The National Home Builders Registration Council raised its concerns at the public hearings for the Geoscience Amendment Bill. One of the concerns of this organisation was that the legislation should make use of the term ‘mandatory’ consistently when referring to the Council for Geoscience as a mandatory national advisory authority. The organisation requested that it should be included on the Management Board as set out in clause 3(b). The motivation behind the inclusion of the National Home Builders Registration Council was that it operated as a regulating authority in residential development on a national basis. The Council for Geosciences lacked capacity to carry out the operations that it would be tasked with under the provisions in the legislation. It was not ideal for the Council for Geosciences to conduct investigations, review and provided comments on the same investigations.
The Committee questioned whether the Council for Geosciences would have the necessary capacity to carry out the functions assigned to it under the Bill. In addition, Members examined why the National Home Builders Registration Council wanted to be included on the Management Board as set out in clause 3(b) and what their role was the approval of developments where there was a prevalence of sinkholes.
National Home Builders Registration Council (NHBRC) Presentation
Mr Fred Wagenaar, Manager: Technical Services, NHRBC, said that the NHRBC was primarily established to protect the interests of housing consumers and to regulate the home building industry. The NHRBC presented the following views on the Bill:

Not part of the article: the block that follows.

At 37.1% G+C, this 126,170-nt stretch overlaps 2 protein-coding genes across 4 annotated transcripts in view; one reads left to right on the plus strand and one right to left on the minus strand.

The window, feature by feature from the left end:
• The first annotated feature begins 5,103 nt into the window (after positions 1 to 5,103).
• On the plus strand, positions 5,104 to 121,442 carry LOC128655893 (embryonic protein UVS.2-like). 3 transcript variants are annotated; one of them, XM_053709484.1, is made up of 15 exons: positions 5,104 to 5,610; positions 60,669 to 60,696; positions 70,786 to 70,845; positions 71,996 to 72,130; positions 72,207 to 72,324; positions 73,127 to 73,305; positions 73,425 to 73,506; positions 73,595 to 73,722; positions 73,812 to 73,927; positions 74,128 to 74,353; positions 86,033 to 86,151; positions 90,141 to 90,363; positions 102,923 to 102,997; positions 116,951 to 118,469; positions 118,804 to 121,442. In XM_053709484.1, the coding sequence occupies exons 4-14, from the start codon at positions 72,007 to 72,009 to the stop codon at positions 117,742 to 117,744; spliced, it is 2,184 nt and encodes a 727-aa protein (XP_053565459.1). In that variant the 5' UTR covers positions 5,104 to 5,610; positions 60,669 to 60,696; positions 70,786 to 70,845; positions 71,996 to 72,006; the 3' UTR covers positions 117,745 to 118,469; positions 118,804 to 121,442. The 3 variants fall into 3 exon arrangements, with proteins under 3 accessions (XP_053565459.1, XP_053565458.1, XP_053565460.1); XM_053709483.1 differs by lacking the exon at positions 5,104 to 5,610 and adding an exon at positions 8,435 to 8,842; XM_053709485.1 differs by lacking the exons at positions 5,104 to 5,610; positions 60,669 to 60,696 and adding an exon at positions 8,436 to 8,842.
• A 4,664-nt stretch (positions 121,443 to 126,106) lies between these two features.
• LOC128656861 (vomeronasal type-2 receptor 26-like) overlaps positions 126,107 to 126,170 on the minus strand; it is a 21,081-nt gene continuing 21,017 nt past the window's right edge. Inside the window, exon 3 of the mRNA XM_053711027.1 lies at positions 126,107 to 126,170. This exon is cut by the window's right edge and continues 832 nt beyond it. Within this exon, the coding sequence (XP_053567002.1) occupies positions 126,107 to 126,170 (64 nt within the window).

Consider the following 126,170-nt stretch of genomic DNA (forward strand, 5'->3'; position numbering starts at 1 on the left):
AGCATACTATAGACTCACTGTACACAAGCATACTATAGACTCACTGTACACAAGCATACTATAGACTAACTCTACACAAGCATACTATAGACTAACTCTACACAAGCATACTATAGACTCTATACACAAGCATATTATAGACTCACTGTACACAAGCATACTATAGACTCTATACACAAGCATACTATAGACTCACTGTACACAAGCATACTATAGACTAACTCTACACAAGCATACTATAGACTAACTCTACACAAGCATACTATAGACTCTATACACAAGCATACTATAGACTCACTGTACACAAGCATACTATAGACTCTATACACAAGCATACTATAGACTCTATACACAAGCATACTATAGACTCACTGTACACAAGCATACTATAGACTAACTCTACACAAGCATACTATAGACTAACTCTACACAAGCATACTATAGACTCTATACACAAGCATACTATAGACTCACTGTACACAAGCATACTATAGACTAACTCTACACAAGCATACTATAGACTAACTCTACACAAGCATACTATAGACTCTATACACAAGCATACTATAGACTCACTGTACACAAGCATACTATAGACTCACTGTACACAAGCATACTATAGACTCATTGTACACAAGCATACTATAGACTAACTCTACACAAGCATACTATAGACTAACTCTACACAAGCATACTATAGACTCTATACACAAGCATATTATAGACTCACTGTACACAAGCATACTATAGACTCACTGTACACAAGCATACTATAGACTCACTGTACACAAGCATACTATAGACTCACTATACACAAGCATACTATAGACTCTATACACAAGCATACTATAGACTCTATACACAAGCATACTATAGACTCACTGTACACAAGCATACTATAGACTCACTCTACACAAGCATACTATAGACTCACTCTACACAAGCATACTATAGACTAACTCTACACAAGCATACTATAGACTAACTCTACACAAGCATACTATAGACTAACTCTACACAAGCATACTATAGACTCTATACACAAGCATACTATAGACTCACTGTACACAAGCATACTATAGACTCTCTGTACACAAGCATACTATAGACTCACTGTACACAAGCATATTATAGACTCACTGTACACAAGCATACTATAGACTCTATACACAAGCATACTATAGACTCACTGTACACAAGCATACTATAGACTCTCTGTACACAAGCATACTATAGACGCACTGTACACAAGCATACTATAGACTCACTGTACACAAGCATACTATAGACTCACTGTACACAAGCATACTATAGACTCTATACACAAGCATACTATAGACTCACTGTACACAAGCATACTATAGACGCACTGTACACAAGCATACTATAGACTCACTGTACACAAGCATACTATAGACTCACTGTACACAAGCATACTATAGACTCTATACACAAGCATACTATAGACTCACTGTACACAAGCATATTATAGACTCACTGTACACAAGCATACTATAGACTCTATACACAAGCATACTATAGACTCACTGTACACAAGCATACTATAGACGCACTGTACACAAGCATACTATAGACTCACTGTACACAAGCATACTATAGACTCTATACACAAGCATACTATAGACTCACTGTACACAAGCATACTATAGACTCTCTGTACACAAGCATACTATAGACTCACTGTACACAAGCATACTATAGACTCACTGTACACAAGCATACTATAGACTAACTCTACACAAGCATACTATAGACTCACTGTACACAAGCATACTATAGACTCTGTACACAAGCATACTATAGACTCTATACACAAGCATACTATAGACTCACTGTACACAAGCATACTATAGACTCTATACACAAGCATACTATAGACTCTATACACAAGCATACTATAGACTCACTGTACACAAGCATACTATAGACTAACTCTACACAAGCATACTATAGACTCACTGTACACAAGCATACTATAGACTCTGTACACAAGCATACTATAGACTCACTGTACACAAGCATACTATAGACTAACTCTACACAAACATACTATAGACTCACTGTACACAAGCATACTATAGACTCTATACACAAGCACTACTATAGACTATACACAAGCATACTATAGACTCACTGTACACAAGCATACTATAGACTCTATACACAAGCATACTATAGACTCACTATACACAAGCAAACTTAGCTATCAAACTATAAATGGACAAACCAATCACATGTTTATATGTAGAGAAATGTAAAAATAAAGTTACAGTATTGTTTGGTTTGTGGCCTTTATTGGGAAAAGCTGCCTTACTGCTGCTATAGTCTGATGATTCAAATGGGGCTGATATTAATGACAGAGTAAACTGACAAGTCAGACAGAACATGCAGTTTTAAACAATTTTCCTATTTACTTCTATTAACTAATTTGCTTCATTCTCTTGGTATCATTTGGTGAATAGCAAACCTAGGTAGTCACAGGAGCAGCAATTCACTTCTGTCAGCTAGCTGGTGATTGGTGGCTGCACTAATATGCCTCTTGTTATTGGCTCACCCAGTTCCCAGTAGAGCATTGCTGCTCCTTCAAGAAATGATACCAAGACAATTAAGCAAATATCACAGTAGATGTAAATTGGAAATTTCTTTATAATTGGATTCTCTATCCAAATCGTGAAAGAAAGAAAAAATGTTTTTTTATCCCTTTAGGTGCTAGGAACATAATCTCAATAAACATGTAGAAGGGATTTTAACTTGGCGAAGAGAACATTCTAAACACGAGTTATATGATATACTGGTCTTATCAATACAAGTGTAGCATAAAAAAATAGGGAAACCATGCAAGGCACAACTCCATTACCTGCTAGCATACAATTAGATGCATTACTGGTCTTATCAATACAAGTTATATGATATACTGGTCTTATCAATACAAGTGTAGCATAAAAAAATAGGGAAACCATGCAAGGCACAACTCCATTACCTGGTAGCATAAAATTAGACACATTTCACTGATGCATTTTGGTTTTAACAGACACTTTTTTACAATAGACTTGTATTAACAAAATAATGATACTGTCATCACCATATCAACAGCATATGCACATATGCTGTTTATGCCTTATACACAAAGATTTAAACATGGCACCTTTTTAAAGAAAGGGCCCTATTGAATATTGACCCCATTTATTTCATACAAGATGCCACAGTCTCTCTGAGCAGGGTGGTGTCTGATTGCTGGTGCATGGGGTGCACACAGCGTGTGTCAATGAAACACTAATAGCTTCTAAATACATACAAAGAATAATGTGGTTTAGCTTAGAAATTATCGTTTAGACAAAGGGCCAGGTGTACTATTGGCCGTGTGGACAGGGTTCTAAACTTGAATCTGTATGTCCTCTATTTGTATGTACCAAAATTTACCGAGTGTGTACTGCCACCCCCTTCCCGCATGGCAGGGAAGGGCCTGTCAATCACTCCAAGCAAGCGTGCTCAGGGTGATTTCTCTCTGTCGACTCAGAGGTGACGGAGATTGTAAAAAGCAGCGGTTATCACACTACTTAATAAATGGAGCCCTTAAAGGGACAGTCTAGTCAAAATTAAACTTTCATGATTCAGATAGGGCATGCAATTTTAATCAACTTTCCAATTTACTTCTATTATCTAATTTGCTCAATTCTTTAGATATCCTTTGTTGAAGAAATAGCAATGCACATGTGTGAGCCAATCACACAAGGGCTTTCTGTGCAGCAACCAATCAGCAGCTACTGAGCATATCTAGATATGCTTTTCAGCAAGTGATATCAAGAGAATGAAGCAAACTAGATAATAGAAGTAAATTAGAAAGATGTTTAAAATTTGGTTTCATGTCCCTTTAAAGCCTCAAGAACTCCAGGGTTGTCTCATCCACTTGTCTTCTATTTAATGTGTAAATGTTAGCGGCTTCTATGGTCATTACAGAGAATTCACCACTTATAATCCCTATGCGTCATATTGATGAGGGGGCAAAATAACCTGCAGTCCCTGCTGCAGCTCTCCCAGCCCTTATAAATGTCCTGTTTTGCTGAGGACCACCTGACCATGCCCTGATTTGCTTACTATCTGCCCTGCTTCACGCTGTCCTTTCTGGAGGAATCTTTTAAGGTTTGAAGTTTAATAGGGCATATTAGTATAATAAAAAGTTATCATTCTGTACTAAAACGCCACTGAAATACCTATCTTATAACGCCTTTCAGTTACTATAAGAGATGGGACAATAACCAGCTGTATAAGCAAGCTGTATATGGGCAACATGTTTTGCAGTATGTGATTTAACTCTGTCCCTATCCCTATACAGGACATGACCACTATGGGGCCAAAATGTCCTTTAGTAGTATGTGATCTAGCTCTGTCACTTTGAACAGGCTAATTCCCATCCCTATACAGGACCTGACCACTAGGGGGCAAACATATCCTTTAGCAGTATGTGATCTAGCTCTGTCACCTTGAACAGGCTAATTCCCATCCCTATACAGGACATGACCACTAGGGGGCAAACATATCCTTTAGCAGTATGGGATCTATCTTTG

•It supported the reference to the Council for Geosciences (Council) as a mandatory national advisory authority in clause 2 of the Bill.
•The word ‘mandatory’ should be used consistently in the Bill when referring to the Council for Geosciences as a national advisory authority.
•The term ‘infrastructure and development’ should be used throughout the Bill as opposed to the current ‘infrastructural development’.
•The Management Board as per clause 3(b) made no provision for any representation from the Department of Human Settlements, or the NHBRC.
•Provision should be made for representation from the NHBRC, which operated as a regulating authority in residential development nationally.
•The provision in clause 4(5)(1)(A) would demand that extensive capacity be created by the Council for Geosciences. It could also delay infrastructure and development projects nationally. Clause 4(5)(1)(g) would be problematic as it called on the Council to conduct investigations, and then to review and provided comments on the same investigations. This would not be accepted in the built environment industry. It was recommended that the Council should concentrate on pre-feasibly investigations for strategic planning and mapping rather than detailed Phase 1and Phase 2 investigations.
•With regards to clause 5(b)(3), the Council should not review and recommend geotechnical reports.
Mr H Schmidt (DA) asked if the NHBRC was of the opinion that the Council should only focus on identifying geohazard conditions as opposed to conducting investigations and commenting on them due to a lack of capacity.